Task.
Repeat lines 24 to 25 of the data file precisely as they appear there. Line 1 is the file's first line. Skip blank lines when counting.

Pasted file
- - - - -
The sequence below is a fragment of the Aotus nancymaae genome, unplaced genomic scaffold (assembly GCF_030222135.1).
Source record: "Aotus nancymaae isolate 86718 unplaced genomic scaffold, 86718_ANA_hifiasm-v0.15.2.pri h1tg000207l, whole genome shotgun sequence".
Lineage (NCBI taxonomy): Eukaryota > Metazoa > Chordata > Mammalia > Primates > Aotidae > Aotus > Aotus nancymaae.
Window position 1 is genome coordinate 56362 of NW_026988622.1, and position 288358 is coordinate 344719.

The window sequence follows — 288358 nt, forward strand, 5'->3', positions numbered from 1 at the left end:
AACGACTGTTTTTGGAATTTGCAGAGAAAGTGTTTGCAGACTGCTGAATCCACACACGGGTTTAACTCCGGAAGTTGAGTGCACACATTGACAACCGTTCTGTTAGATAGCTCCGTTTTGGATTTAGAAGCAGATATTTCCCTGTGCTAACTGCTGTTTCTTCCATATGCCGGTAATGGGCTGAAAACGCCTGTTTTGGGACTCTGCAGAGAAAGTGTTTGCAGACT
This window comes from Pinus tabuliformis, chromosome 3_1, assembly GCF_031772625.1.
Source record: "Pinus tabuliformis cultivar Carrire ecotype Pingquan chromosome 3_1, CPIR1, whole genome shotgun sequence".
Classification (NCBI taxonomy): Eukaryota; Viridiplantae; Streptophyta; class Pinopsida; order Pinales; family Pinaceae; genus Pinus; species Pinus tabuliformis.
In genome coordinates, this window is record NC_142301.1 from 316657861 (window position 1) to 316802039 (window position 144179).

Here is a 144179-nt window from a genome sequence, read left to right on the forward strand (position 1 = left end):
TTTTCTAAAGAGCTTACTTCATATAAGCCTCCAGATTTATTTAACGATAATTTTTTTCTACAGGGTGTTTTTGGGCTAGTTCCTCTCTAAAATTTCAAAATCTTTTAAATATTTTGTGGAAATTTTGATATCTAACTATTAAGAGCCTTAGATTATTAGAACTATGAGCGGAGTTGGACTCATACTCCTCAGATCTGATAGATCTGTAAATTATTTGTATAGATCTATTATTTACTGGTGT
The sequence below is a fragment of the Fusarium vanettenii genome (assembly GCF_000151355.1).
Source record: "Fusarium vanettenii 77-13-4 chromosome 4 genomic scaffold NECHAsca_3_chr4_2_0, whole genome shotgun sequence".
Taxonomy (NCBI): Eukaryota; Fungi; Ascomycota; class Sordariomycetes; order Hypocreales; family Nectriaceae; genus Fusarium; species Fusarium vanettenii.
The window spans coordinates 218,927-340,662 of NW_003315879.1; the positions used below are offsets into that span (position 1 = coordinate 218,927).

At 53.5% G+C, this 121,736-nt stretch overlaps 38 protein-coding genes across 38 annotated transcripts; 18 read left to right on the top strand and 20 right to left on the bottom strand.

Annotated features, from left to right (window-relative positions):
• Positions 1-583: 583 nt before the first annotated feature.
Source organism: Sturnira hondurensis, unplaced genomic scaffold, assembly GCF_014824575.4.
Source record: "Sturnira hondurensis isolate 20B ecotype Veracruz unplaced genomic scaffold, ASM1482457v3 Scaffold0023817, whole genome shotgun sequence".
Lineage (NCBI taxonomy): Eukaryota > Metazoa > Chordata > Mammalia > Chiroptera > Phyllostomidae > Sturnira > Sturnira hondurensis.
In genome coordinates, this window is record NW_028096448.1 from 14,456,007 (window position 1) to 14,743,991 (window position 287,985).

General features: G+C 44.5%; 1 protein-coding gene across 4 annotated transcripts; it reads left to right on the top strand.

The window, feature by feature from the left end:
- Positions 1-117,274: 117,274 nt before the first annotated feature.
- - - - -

General features: G+C 44.5%; 1 protein-coding gene across 4 annotated transcripts; it reads left to right on the top strand.

The window, feature by feature from the left end: